So don’t think this recipe is cursed or anything. Just don’t forget to buy curry powder, don’t make these when you’d rather be watching TV, and heed these few additional notes:

1. The original recipe made 8 servings. I’ve cut it in half, because unless you’re throwing a dinner party, you don’t need 8 beef and curry pies. They don’t make good leftovers, they’re not that healthy for you, and two boxes of frozen puff pastry could cost you easily $10. Who are you, the queen? Oh, that’s right, this is Gourmet, after all. We’re lucky we weren’t asked to make our own puff pastry from scratch.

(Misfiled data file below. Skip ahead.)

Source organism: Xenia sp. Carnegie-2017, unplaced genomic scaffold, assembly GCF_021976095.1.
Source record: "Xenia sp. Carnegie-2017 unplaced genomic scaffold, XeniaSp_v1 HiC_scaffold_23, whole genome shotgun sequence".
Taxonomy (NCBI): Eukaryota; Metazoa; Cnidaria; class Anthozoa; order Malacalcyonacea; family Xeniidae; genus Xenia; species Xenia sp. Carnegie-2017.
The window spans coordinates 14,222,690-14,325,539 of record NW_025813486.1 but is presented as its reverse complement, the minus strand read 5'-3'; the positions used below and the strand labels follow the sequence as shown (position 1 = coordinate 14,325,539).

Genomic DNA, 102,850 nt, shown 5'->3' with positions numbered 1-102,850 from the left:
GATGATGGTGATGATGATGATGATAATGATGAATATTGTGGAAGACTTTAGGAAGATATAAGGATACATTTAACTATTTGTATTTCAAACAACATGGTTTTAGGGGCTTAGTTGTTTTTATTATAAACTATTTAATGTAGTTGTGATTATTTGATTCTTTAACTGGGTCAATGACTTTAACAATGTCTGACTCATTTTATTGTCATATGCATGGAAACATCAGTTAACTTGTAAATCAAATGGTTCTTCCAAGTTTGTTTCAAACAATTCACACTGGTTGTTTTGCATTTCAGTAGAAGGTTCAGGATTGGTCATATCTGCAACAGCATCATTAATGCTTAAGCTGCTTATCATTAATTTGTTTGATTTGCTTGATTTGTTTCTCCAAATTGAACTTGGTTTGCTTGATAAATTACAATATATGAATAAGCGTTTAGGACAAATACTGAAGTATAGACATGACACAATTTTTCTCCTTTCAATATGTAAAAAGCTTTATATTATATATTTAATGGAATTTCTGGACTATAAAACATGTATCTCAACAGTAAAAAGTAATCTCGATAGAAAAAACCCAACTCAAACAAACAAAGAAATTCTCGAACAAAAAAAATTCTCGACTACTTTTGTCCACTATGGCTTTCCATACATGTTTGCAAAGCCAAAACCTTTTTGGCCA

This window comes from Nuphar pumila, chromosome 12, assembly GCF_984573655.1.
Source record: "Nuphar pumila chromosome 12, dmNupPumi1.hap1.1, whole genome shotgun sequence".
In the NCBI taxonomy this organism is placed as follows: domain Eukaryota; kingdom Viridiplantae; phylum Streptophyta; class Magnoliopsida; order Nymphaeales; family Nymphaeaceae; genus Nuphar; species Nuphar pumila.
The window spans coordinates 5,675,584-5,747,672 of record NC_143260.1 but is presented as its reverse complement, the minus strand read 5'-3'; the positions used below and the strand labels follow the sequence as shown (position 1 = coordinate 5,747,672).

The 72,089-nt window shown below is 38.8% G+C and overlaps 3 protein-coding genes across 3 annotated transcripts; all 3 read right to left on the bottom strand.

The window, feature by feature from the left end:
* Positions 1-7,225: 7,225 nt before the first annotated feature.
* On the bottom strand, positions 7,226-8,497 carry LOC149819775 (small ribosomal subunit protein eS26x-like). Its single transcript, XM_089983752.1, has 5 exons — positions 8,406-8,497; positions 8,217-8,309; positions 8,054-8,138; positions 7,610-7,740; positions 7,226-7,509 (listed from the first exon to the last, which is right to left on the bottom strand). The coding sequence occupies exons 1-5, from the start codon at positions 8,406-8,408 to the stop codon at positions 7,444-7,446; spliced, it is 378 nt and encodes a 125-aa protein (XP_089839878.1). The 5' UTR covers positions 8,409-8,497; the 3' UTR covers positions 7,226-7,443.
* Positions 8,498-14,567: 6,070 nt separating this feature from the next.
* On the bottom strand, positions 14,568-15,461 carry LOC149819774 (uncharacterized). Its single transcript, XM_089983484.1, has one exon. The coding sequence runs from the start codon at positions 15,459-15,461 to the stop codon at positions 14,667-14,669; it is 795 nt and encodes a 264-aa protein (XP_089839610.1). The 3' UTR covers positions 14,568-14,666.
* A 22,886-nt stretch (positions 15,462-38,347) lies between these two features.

2. I might not have cooled my filling for precisely 30 minutes. “Screw this cooling completely,” I might have been heard to mutter after 20 minutes. “Lukewarm is good enough.” It didn’t make any discernible difference.

3. Your peas don’t really have to be thawed before you add them to the skillet. They’re teeny; they’ll thaw when surrounded by hot beef. Maybe they’ll help cool down that pesky filling, like tiny ice cubes!

4. I don’t own a 5-inch cookie cutter. I don’t actually own any cookie cutters. I used the 5½-inch mouth of a bowl to cut out the pastry rounds. They turned out just fine.